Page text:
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United Way King Co. Taken to Task for Trimming Senior Funding

Shuttle services, meals at senior centers and other places for older people to socialize will go without United Way funding in King County starting next year. (Bryan Ilyankoff)
Shuttle services, meals at senior centers and other places for older people to socialize will go without United Way funding in King County starting next year. (Bryan Ilyankoff)
December 8, 2015

SEATTLE - It may be the season of giving, but United Way of King County has told about 30 groups it's taking away money in the new year, from programs that serve older people and those with disabilities - and they aren't happy about it.

United Way informed the groups it is shifting almost $1.8 million to other priorities, including homelessness and programs for children and families.

Cathy MacCaul, director of advocacy for AARP Washington, said United Way officials told her their strategic plan has changed to reflect what donors want to support. MacCaul agreed there's no lack of worthy causes, but called the move shortsighted.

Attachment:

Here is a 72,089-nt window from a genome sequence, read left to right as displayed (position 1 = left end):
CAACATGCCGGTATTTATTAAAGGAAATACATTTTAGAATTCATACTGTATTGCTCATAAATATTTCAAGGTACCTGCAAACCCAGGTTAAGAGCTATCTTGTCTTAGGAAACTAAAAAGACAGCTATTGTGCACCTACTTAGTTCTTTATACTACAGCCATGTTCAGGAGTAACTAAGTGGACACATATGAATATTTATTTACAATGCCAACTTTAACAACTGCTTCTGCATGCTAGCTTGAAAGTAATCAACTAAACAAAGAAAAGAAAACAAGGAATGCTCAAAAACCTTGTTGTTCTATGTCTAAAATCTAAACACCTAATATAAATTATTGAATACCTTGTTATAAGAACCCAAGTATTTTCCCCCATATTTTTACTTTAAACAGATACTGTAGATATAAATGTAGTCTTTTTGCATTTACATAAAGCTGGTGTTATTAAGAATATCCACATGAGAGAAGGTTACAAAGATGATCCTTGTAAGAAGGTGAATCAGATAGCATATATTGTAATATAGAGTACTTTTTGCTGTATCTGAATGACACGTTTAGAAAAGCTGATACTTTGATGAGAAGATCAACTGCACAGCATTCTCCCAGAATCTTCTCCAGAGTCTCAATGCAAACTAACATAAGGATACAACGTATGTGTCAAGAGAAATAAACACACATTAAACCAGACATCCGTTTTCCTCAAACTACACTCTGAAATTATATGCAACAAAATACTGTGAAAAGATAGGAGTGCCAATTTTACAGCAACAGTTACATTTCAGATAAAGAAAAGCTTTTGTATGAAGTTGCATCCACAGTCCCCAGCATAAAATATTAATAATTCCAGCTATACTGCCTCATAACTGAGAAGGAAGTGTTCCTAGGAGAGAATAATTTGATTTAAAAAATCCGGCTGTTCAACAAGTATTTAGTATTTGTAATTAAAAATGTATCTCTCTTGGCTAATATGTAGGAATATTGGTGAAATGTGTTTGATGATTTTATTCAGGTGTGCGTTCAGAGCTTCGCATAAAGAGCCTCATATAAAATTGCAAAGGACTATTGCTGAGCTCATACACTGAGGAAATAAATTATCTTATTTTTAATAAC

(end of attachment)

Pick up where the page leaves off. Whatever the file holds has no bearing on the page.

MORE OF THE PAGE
"This is just not the time to do that," she said. "There is a huge 'age wave' that has just begun - more than 10,000 people turn 65 every day, for the next 15 years. So, there will be a dramatic increase in the number of seniors who need these types of services."

MacCaul said there's concern that other United Way chapters could follow King County's lead and leave more senior programs scrambling. She pointed out that King County voters just approved a "Best Start" property tax levy, an influx of new money to be used for child and family programs and early learning.

Paula Houston, CEO of Senior Services, said that for her organization, the cuts will mean about $800,000 less funding next year for transportation, Meals on Wheels, community dining and more. And this population just isn't as resilient as young families, she added.

"People don't see issues of aging, and what happens to people as they age when they don't have services, as an immediate crisis," said Houston. "It's certainly going to be a crisis, because if we don't have these services, people are going to fall further into poverty, which makes them not be able to stay in their homes."

She said her group expects to curtail services in some cases and start waiting lists. The United Way's change is planned for June 2016.

United Way of King County netted $112 million in its most recent fundraising campaign.

Chris Thomas, Public News Service - WA